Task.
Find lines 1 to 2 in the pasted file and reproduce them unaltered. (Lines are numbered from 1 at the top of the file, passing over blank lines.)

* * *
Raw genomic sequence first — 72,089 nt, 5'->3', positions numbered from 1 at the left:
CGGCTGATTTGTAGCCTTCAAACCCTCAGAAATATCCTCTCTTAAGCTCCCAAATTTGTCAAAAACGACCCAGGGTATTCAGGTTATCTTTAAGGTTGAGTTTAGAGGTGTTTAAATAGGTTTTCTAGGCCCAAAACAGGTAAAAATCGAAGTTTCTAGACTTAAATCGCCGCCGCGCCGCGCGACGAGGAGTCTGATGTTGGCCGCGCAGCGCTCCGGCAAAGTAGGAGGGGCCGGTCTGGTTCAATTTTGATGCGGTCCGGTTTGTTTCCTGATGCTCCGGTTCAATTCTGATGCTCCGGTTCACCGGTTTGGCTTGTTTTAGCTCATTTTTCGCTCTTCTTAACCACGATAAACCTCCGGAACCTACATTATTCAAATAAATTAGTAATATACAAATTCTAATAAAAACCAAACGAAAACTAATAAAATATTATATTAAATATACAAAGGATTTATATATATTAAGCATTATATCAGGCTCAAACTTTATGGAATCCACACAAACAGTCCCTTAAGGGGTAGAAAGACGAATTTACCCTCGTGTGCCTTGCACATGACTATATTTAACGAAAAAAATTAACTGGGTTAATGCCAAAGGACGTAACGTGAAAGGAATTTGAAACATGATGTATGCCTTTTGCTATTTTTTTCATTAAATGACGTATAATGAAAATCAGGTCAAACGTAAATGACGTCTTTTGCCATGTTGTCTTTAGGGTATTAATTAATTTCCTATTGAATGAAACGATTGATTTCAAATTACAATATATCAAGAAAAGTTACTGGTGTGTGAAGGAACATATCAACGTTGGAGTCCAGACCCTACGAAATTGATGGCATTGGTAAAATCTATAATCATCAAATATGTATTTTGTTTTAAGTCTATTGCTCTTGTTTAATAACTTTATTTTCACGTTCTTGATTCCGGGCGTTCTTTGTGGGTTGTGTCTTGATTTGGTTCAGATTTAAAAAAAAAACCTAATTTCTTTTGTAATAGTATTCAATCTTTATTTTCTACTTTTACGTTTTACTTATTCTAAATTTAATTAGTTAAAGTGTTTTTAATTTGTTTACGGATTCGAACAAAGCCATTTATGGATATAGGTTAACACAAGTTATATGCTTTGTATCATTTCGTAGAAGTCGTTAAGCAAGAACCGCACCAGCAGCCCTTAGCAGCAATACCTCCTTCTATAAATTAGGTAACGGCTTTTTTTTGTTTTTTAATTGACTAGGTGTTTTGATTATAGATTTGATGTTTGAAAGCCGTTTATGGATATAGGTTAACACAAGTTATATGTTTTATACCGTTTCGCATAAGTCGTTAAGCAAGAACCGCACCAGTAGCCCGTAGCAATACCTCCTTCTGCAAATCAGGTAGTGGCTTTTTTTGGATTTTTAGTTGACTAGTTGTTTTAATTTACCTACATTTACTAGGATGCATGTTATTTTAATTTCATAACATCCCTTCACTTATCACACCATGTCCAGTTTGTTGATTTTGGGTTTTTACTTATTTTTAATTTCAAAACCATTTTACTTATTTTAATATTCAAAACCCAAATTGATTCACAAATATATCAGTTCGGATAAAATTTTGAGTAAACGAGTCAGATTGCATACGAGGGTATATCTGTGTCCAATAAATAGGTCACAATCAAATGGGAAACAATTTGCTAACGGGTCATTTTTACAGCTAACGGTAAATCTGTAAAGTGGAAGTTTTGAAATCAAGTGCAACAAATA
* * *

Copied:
Raw genomic sequence first — 72,089 nt, 5'->3', positions numbered from 1 at the left:
CGGCTGATTTGTAGCCTTCAAACCCTCAGAAATATCCTCTCTTAAGCTCCCAAATTTGTCAAAAACGACCCAGGGTATTCAGGTTATCTTTAAGGTTGAGTTTAGAGGTGTTTAAATAGGTTTTCTAGGCCCAAAACAGGTAAAAATCGAAGTTTCTAGACTTAAATCGCCGCCGCGCCGCGCGACGAGGAGTCTGATGTTGGCCGCGCAGCGCTCCGGCAAAGTAGGAGGGGCCGGTCTGGTTCAATTTTGATGCGGTCCGGTTTGTTTCCTGATGCTCCGGTTCAATTCTGATGCTCCGGTTCACCGGTTTGGCTTGTTTTAGCTCATTTTTCGCTCTTCTTAACCACGATAAACCTCCGGAACCTACATTATTCAAATAAATTAGTAATATACAAATTCTAATAAAAACCAAACGAAAACTAATAAAATATTATATTAAATATACAAAGGATTTATATATATTAAGCATTATATCAGGCTCAAACTTTATGGAATCCACACAAACAGTCCCTTAAGGGGTAGAAAGACGAATTTACCCTCGTGTGCCTTGCACATGACTATATTTAACGAAAAAAATTAACTGGGTTAATGCCAAAGGACGTAACGTGAAAGGAATTTGAAACATGATGTATGCCTTTTGCTATTTTTTTCATTAAATGACGTATAATGAAAATCAGGTCAAACGTAAATGACGTCTTTTGCCATGTTGTCTTTAGGGTATTAATTAATTTCCTATTGAATGAAACGATTGATTTCAAATTACAATATATCAAGAAAAGTTACTGGTGTGTGAAGGAACATATCAACGTTGGAGTCCAGACCCTACGAAATTGATGGCATTGGTAAAATCTATAATCATCAAATATGTATTTTGTTTTAAGTCTATTGCTCTTGTTTAATAACTTTATTTTCACGTTCTTGATTCCGGGCGTTCTTTGTGGGTTGTGTCTTGATTTGGTTCAGATTTAAAAAAAAAACCTAATTTCTTTTGTAATAGTATTCAATCTTTATTTTCTACTTTTACGTTTTACTTATTCTAAATTTAATTAGTTAAAGTGTTTTTAATTTGTTTACGGATTCGAACAAAGCCATTTATGGATATAGGTTAACACAAGTTATATGCTTTGTATCATTTCGTAGAAGTCGTTAAGCAAGAACCGCACCAGCAGCCCTTAGCAGCAATACCTCCTTCTATAAATTAGGTAACGGCTTTTTTTTGTTTTTTAATTGACTAGGTGTTTTGATTATAGATTTGATGTTTGAAAGCCGTTTATGGATATAGGTTAACACAAGTTATATGTTTTATACCGTTTCGCATAAGTCGTTAAGCAAGAACCGCACCAGTAGCCCGTAGCAATACCTCCTTCTGCAAATCAGGTAGTGGCTTTTTTTGGATTTTTAGTTGACTAGTTGTTTTAATTTACCTACATTTACTAGGATGCATGTTATTTTAATTTCATAACATCCCTTCACTTATCACACCATGTCCAGTTTGTTGATTTTGGGTTTTTACTTATTTTTAATTTCAAAACCATTTTACTTATTTTAATATTCAAAACCCAAATTGATTCACAAATATATCAGTTCGGATAAAATTTTGAGTAAACGAGTCAGATTGCATACGAGGGTATATCTGTGTCCAATAAATAGGTCACAATCAAATGGGAAACAATTTGCTAACGGGTCATTTTTACAGCTAACGGTAAATCTGTAAAGTGGAAGTTTTGAAATCAAGTGCAACAAATA